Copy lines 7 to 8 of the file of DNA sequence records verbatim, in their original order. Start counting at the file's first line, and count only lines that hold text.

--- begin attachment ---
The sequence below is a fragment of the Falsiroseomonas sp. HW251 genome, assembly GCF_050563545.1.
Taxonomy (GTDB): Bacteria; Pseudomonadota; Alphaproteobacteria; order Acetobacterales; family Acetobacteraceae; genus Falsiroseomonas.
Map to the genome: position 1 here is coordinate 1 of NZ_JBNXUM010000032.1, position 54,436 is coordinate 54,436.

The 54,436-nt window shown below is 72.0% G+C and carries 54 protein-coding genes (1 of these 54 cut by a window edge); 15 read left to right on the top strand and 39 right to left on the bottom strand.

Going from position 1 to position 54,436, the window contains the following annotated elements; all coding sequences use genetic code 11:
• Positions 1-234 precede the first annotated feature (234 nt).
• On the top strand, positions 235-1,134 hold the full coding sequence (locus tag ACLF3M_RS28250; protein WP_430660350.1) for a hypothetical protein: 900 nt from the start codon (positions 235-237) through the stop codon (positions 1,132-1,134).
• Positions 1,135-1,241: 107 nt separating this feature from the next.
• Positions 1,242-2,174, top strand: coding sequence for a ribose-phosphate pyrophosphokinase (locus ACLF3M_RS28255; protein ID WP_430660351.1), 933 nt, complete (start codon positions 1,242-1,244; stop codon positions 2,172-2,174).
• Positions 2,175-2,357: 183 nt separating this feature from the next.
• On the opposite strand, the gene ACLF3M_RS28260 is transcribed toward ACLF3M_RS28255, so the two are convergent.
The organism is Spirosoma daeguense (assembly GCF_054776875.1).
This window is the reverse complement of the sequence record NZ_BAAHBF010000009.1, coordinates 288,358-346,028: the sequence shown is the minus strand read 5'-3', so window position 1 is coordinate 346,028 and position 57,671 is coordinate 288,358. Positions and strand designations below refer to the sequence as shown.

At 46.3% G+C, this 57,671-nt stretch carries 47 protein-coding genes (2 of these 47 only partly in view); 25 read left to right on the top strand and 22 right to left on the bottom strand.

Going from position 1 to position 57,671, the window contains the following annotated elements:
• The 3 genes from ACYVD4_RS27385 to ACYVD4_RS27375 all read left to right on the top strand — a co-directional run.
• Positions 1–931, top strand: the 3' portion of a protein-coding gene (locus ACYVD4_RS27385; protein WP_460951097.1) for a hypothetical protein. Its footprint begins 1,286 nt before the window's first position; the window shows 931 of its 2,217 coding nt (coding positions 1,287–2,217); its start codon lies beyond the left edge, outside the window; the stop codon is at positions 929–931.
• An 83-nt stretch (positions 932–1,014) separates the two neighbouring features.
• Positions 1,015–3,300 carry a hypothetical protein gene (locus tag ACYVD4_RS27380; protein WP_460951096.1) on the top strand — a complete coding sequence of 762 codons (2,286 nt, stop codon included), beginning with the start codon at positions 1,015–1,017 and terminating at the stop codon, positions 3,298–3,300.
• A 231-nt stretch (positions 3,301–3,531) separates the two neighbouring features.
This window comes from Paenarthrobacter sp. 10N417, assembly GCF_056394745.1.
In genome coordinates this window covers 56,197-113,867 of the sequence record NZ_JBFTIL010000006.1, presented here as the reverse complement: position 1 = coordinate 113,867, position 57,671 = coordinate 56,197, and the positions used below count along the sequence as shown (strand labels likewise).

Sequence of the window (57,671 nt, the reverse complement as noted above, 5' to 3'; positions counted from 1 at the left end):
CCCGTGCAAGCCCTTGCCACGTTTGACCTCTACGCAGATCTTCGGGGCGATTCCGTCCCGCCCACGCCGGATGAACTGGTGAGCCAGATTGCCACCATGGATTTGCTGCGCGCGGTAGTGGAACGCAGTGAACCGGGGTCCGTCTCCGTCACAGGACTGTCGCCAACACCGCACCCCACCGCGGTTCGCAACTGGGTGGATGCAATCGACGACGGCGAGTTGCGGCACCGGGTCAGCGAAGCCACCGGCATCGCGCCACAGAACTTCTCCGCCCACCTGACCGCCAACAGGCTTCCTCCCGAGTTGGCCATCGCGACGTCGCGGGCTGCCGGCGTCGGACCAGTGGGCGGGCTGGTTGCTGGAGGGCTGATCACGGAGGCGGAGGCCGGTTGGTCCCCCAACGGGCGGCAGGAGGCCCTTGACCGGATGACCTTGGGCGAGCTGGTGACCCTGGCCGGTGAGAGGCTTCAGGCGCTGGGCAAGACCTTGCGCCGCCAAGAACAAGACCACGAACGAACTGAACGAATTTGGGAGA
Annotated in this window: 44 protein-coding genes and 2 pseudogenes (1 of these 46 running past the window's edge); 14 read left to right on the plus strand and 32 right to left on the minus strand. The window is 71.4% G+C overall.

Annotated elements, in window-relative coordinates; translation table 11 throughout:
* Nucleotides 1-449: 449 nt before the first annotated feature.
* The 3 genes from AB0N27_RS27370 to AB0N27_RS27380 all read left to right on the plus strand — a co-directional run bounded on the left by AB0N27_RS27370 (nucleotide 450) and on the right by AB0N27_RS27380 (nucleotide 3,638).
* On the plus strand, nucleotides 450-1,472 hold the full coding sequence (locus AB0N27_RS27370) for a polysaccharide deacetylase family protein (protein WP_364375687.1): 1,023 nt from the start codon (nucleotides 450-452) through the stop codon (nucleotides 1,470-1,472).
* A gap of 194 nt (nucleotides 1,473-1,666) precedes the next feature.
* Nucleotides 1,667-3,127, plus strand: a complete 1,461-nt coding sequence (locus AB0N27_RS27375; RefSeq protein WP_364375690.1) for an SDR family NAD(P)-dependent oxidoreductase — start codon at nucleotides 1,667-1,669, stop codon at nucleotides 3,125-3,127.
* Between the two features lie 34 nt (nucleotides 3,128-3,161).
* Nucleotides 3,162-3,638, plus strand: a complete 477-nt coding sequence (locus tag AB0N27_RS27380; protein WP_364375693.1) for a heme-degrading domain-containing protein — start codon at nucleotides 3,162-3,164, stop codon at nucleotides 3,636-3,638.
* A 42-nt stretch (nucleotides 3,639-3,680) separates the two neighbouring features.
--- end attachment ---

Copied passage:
• On the top strand, positions 235-1,134 hold the full coding sequence (locus tag ACLF3M_RS28250; protein WP_430660350.1) for a hypothetical protein: 900 nt from the start codon (positions 235-237) through the stop codon (positions 1,132-1,134).
• Positions 1,135-1,241: 107 nt separating this feature from the next.